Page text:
Fig. 12. (a) Top view of the laser welded blank, (b) cross-sectional microstructure of the laser welded blank showing porosity existing in the butt joint, and (c) cross-sectional microstructure of the laser welded blank showing good weld bead.

240 200 160 120

(a) ■ Experiment - Laser weld

-Prediction - Laser weld

\ o Experiment - FSW

* .....Prediction - FSW

0 20 40 60 80 100 Ratio of weld length to gauge length (%)

230 i 220

210 200 190

<5 180

_ Model parameters: Gauge length: 50 mm Gauge width: 12.5 mm

- Laser weld • Friction stir weld

Length of weld zone (mm)

1? i 220

210 200 190

Ô 170

_ Model parameters: Gauge length: 50 mm Gauge width: 12.5 mm

Length of HAZ (mm)

Fig. 13. (a) Effect ofthe fraction of weld metal on global proof strength, (b) predicted 0.2% yield stress ofwelded specimens with different weld zone lengths, and(c) predicted 0.2% yield stress ofwelded specimens with different HAZ lengths.

localised strain in the HAZ was clearly much higher than the other areas in the same zone.

4.3.1.3. Weld imperfection. Imperfections in the weld metal have also been attributed as a possible cause of the deviation between the predictions and experimental results. This factor can explain the significant decrease of stress level in the small-sized laser welded

specimen in Fig. 9(a). The imperfections may come from the surface irregularities or internal pores that formed during solidification of the weld metal, particularly in the laser welded blanks.

The spaced valleys or depressions at the weld bead are clearly visible in Fig. 12(a) for a laser welded blank. In order to minimise the error induced by the surface imperfections, all the tensile specimens were selected and machined from regions in the TWB without

visible surface irregularities (e.g. depressions near section A). Only specimens where no visible surface defects on the weld bead could be seen (e.g. around section B) were tested in the study.

Fig. 12(b) shows that the welded joint at section A (near the depression) is thinner than the parent material. The pores, adjacent to the interface, would have also reduced the cross-sectional area in the deformation region, leading to a reduced reaction stress. It is difficult to quantify the impacts of the porosity on the welding performance in this case as their number is unknown, but it is believed that they were present in very few specimens.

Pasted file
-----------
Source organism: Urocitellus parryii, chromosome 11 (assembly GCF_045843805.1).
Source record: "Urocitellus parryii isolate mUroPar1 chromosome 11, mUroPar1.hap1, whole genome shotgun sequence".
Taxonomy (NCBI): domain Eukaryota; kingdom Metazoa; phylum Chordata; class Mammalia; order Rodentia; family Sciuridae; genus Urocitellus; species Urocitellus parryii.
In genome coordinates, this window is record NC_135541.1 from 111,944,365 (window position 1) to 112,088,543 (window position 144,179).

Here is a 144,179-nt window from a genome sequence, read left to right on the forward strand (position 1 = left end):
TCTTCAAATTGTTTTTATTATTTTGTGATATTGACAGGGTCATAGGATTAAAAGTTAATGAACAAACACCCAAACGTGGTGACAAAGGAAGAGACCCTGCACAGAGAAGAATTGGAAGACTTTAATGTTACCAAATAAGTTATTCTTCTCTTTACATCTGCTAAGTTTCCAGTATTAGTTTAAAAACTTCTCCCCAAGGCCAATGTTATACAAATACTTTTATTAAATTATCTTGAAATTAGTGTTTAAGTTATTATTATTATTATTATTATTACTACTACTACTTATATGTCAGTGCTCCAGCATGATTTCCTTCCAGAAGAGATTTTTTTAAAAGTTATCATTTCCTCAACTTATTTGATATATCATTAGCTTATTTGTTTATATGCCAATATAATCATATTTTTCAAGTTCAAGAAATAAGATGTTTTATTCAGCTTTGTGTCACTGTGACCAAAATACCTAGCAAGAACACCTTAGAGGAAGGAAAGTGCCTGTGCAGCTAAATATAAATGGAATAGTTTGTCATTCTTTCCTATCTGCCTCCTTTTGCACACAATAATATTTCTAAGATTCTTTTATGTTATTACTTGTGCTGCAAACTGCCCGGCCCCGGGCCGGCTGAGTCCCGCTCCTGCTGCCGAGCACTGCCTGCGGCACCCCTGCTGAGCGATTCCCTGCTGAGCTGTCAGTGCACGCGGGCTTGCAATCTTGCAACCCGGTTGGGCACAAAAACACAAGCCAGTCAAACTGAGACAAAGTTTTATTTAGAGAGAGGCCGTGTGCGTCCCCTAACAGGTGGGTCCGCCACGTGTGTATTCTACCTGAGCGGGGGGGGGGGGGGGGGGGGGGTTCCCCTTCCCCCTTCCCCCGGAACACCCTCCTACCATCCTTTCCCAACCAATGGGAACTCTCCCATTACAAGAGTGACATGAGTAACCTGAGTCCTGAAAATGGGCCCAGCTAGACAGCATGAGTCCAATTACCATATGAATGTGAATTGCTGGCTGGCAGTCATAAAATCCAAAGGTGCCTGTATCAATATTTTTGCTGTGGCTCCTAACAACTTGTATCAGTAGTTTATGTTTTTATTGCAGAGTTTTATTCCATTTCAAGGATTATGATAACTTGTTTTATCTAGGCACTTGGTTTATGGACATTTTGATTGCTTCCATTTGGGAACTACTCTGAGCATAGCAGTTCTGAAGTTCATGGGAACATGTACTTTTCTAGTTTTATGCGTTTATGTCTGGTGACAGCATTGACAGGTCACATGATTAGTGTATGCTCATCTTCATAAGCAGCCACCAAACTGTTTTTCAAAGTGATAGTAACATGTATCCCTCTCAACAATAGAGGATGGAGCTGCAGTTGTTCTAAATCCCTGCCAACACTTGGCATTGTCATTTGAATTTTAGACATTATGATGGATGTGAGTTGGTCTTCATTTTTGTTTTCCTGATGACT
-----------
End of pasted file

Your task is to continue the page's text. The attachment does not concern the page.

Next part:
Fig. 12(c) is the optical microstructure of the butt joint observed from section B of the TWB. The joint area, which has been assessed in this study, is thicker in comparison to the material in the surrounding area (base material). Fig. 12(b and c) also show that various sized grains exist in the centre of the weld bead, and columnar grains towards the weld/HAZ interface. The grain size in the weld bead is not ideal for achieving the best mechanical properties. The irregularity in the surface and microstructure as well as the interval pores cannot be eliminated easily due to the nature of laser welding aluminium alloys. It is not realistic to attempt to model most of these features which are random and inconsistent.

4.3.2. Size-dependent global mechanical properties in tailor welded specimens

For a given set of welded blank parameters, as listed in Table 3, the global mechanical properties including the proof strength can be calculated using the PWSP model. It takes into account the variations of mechanical behaviour in welded specimens of various sizes. Theoretically, it is applicable to specimens made using any type of welding method and any type of aluminium alloy as the only inputs required are weld dimensions, strength indexes and the strain exponents. One of the most promising applications of this model is to predict global proof strengths of welded specimens with different weld (or HAZ) zone sizes. The size effects can be attributed to the effective localised deformation within the weld and HAZ zones, as shown in Fig. 11.

Fig. 13(a) shows two curves representing the trends of global proof strength with respect to the fraction of the weld metal in the measured gauge region. The smaller fraction value corresponds to a larger specimen length, while a value of 100% means that the entire specimen is made of weld zone material. The decreasing trend with increasing weld fraction shows a significant reduction in global proof strength as the fraction of the weld length (LB0) increases to around 40% of the gauge length. The yield stress decreases with increasing weld zone fraction until it reaches a value close to that of the weld metal. This observation suggests that the fraction of the weld metal in the gauge length is an important factor influencing the global properties of the welded AA6082, and this can be predicted correctly using the PWSP model.

By fixing the specimen size (gauge length and gauge width), the PWSP model is able to predict the global mechanical response of welded specimens with varying weld geometries individually. As shown in Fig. 13(b), the 0.2% proof strengths are predicted, indicating a decreasing trend with increasing weld length (LB0). In this figure, the HAZ length (LC0) has been fixed as 6.3 and 8.5 mm, respectively, for laser welding and FSW.